Russian forces fired four Kaliber missiles at the Ukrainian port city of Odesa less than 24 hours after an agreement was made Friday to allow grain exports to resume. The US Secretary of State condemned the attack stating that it undermined Russia’s commitment to the deal. He described the attack as “outrageous.”

Ukraine’s Foreign Ministry spokesman was a little more colorful, describing the shelling as a “spit in the face” of hard-fought efforts to free 22 million tons of grain stuck in Ukrainian silos since Russia’s invasion in February of this year.

The Buyan-M Corvette “Uglich” launches a 3M-54 Kalibr anti-ship missile. Image Source: Russian Ministry of Defense


Ukrainian air defenses shot down two of the $6.5 million (each) Kaliber cruise missiles. The other two impacted in Odesa but did hit any grain silos, and no one on the ground was killed or injured. However, the mayor of Odessa has commented on a Facebook post that the historical center of Odessa should be added to the UNESCO World Heritage List to protect it from further attacks.

The grain deal, brokered by the United Nations and Turkey, was designed to help lift a Black Sea blockade that has led to fears of widespread famine, especially in Africa and the Middle East.  The deal (and Russia hasn’t been that great at keeping their word during this war) was supposed to provide security for Russia and Ukraine, with Russia agreeing not to “undertake any attacks against merchant vessels and other civilian vessels and port facilities” tied to the initiative.

The cornerstone of the agreement was Russia’s promise not to attack the city of Odesa, two other Black Sea ports used for grain shipments.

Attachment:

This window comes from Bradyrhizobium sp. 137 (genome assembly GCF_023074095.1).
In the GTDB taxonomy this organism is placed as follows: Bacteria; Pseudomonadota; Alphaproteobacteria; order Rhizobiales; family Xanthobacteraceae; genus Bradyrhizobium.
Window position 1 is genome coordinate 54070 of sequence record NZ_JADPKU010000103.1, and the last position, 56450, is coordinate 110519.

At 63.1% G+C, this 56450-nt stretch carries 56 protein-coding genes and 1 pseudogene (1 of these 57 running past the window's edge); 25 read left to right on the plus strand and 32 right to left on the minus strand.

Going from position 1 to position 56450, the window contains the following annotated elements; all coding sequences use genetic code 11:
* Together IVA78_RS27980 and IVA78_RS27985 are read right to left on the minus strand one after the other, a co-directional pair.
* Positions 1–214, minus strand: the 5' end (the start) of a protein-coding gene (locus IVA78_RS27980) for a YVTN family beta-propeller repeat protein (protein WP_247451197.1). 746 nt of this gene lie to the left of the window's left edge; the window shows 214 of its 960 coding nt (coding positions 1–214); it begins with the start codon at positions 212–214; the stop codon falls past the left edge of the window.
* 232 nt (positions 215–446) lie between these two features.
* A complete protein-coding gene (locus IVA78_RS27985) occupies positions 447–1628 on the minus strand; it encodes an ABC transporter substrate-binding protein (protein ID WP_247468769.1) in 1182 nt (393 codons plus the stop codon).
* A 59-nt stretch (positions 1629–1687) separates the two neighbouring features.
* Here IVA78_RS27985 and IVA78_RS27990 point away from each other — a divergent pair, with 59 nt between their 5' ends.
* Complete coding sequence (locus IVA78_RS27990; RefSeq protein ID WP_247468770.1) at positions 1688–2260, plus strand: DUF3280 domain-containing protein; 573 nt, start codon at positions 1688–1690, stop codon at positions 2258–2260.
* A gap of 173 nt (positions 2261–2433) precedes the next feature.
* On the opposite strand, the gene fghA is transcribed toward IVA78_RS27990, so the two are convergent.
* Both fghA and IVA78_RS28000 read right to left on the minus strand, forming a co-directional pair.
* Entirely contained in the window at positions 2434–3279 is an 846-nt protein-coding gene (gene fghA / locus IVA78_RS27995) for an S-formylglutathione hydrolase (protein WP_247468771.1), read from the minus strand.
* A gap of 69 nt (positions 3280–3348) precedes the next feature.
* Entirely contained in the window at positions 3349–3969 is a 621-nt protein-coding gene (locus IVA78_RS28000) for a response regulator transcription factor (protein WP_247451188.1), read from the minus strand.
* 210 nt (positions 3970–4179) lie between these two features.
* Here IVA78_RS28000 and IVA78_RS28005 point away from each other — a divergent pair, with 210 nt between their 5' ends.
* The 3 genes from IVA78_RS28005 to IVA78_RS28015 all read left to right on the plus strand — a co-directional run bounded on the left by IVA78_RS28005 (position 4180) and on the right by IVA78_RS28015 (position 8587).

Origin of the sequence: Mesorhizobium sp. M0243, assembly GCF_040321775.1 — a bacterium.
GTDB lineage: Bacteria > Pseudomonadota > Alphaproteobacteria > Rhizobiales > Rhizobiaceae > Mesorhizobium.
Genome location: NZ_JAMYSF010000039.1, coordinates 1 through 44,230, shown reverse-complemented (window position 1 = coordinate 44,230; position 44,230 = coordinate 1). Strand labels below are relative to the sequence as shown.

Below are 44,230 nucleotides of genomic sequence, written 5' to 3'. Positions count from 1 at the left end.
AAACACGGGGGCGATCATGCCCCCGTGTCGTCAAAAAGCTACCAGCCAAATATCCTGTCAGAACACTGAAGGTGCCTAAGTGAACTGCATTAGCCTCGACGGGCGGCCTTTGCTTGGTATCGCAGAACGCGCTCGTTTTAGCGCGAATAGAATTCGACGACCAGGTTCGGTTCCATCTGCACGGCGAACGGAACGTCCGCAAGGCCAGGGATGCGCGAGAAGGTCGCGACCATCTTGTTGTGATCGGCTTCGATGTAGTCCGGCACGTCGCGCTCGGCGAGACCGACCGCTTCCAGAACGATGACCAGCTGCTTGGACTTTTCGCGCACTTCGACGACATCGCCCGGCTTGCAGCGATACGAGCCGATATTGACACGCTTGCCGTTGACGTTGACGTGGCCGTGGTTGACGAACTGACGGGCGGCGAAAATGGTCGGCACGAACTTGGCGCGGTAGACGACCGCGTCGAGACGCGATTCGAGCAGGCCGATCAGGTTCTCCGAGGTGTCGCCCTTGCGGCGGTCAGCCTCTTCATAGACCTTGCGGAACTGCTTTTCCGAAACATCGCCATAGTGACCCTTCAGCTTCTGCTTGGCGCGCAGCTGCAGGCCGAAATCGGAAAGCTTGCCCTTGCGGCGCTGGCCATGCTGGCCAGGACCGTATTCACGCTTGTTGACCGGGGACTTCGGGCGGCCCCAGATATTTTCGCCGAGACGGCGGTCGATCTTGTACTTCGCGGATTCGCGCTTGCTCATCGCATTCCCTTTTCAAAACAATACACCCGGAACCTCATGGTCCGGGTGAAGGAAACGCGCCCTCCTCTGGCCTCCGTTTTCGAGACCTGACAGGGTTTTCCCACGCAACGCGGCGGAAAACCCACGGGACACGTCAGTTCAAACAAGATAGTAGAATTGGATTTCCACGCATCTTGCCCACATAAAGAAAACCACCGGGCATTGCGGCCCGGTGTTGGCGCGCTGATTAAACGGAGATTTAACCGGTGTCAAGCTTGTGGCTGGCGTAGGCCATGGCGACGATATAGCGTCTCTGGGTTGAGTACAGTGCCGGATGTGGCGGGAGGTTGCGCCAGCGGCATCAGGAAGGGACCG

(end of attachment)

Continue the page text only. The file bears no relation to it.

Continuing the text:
Ukrainian President Volodymyr Zelensky weighed in on the matter, “This proves only one thing: No matter what Russia says and promises, it will find ways not to implement it,”  This is an extremely important point, how are the Ukrainians supposed to sit down with the Russians and try to negotiate a good faith peace agreement when, time and time again, the Russians have broken their word. Once trust is gone, it’s gone, especially when the cost of breaking that trust is often measured in human lives.



President Zelensky has commented in the past that the ongoing Russian attacks on Donbas could eventually “make the region uninhabited.” Image credit:  Ukrainian Presidential Press Office via AP

Turkish Defense Minister Hulusi Akar stated Saturday that Ukrainian officials told him that the strikes had not hampered the “capacity and capability of the docks, which is important.” But then, Akar shared something genuinely troubling. He said:

“The Russians told us they had absolutely nothing to do with this attack, and they were examining the issue very closely and in detail. We are also disturbed by this.”

Disturbed is putting it mildly. Seriously, WTF? One day they promise in front of the world not to mess with Ukrainian ports, and the next day they fire $25 million worth of cruise missiles into them. Do they actually think anyone will believe them when they use the defense of “Hey, wasn’t us”? They have to realize that we have extremely powerful reconnaissance spy satellites in orbit, which are essentially the equivalent of a Ring doorbell camera for the entire globe. We know damn well who fired those missiles, yet still, they deny it. Who else in the region has Kalibre cruise missiles to shoot at somebody?

Not long after this blanket denial, the Russian Defence Minister then admitted to the strike, repudiating the accounts by hos own government claiming,

“High-precision, long-range missiles launched from the sea destroyed a docked Ukrainian warship and a stockpile of anti-ship missiles delivered by the United States to the Kyiv regime,” .

“A Ukrainian army repair and upgrade plant has also been put out of order.”

While it is easy to chalk up the attacks as another example of Russia not being able to keep its word ever on anything, given the general state of disorganization and confusion of the Russian army in Ukraine, it’s entirely possible the port was attacked by a unit that didn’t know that a deal had been reached to leave it alone.

UN officials report that any violations of the safe passage of grain agreement are meant to be resolved by a coordination center in Istanbul that will be jointly run by Turkey, Russia, and the United Nations. The only problem is that such a “coordination center” has yet to be set up.